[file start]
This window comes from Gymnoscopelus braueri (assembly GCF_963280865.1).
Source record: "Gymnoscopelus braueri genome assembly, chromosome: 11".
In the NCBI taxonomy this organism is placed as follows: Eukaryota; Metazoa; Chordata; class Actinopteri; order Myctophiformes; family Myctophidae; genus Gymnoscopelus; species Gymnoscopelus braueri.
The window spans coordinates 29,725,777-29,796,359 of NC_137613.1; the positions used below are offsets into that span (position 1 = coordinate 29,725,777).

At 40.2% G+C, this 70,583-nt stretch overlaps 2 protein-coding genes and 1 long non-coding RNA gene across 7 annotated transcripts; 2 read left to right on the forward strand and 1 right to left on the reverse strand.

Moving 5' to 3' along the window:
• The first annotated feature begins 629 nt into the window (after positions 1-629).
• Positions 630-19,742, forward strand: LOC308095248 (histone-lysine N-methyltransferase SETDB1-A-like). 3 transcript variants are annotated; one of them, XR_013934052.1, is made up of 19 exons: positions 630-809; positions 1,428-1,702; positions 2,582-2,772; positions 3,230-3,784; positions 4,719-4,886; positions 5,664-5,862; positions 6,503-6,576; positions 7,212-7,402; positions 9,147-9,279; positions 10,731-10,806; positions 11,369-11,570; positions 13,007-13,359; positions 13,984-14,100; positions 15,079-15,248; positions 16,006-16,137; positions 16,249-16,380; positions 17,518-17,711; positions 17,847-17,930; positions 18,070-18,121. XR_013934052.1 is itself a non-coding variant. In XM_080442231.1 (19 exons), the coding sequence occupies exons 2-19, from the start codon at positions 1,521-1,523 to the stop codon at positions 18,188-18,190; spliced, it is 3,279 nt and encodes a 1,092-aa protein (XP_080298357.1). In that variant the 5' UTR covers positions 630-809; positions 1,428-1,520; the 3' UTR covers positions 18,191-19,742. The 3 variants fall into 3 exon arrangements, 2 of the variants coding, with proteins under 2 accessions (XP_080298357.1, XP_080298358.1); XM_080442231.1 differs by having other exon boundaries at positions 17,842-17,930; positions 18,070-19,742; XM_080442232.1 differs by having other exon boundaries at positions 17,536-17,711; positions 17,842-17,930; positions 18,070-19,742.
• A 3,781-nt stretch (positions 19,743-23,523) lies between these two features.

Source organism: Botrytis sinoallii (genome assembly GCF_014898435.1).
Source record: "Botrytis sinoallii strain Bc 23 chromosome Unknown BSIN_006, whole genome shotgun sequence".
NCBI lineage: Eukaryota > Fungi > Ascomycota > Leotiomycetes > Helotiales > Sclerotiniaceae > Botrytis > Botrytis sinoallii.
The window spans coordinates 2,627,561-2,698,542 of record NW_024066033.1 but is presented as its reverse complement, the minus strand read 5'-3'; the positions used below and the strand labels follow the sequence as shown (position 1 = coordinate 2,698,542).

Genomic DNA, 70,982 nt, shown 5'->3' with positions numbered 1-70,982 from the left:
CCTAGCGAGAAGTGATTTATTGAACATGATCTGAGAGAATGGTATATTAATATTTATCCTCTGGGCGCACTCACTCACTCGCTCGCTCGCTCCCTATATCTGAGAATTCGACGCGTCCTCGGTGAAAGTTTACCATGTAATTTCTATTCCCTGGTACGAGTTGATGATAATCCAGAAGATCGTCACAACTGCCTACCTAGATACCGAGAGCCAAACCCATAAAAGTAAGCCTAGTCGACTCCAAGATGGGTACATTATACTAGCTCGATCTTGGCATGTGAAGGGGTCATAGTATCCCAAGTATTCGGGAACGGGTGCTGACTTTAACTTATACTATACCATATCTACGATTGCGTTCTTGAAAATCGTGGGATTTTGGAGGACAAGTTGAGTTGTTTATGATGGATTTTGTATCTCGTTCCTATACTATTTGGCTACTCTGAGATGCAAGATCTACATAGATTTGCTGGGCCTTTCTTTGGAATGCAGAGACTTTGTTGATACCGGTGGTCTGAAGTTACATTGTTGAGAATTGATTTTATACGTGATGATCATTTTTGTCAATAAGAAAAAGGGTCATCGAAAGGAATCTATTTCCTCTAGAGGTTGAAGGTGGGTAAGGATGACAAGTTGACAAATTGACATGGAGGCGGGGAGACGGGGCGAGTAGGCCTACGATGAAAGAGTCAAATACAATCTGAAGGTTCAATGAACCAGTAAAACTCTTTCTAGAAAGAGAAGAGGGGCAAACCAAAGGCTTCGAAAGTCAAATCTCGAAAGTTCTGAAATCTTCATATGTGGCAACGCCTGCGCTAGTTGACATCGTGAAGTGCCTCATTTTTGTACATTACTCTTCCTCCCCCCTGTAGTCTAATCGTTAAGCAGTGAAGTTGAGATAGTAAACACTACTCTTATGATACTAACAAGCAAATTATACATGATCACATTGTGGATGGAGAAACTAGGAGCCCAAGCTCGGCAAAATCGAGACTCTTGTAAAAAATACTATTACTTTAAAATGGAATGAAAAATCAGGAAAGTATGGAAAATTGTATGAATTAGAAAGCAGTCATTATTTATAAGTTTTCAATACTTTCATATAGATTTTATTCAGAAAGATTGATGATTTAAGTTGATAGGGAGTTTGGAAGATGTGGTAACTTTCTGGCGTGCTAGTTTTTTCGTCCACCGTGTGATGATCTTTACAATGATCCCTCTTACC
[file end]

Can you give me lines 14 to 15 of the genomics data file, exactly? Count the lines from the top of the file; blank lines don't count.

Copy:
Genomic DNA, 70,982 nt, shown 5'->3' with positions numbered 1-70,982 from the left:
CCTAGCGAGAAGTGATTTATTGAACATGATCTGAGAGAATGGTATATTAATATTTATCCTCTGGGCGCACTCACTCACTCGCTCGCTCGCTCCCTATATCTGAGAATTCGACGCGTCCTCGGTGAAAGTTTACCATGTAATTTCTATTCCCTGGTACGAGTTGATGATAATCCAGAAGATCGTCACAACTGCCTACCTAGATACCGAGAGCCAAACCCATAAAAGTAAGCCTAGTCGACTCCAAGATGGGTACATTATACTAGCTCGATCTTGGCATGTGAAGGGGTCATAGTATCCCAAGTATTCGGGAACGGGTGCTGACTTTAACTTATACTATACCATATCTACGATTGCGTTCTTGAAAATCGTGGGATTTTGGAGGACAAGTTGAGTTGTTTATGATGGATTTTGTATCTCGTTCCTATACTATTTGGCTACTCTGAGATGCAAGATCTACATAGATTTGCTGGGCCTTTCTTTGGAATGCAGAGACTTTGTTGATACCGGTGGTCTGAAGTTACATTGTTGAGAATTGATTTTATACGTGATGATCATTTTTGTCAATAAGAAAAAGGGTCATCGAAAGGAATCTATTTCCTCTAGAGGTTGAAGGTGGGTAAGGATGACAAGTTGACAAATTGACATGGAGGCGGGGAGACGGGGCGAGTAGGCCTACGATGAAAGAGTCAAATACAATCTGAAGGTTCAATGAACCAGTAAAACTCTTTCTAGAAAGAGAAGAGGGGCAAACCAAAGGCTTCGAAAGTCAAATCTCGAAAGTTCTGAAATCTTCATATGTGGCAACGCCTGCGCTAGTTGACATCGTGAAGTGCCTCATTTTTGTACATTACTCTTCCTCCCCCCTGTAGTCTAATCGTTAAGCAGTGAAGTTGAGATAGTAAACACTACTCTTATGATACTAACAAGCAAATTATACATGATCACATTGTGGATGGAGAAACTAGGAGCCCAAGCTCGGCAAAATCGAGACTCTTGTAAAAAATACTATTACTTTAAAATGGAATGAAAAATCAGGAAAGTATGGAAAATTGTATGAATTAGAAAGCAGTCATTATTTATAAGTTTTCAATACTTTCATATAGATTTTATTCAGAAAGATTGATGATTTAAGTTGATAGGGAGTTTGGAAGATGTGGTAACTTTCTGGCGTGCTAGTTTTTTCGTCCACCGTGTGATGATCTTTACAATGATCCCTCTTACC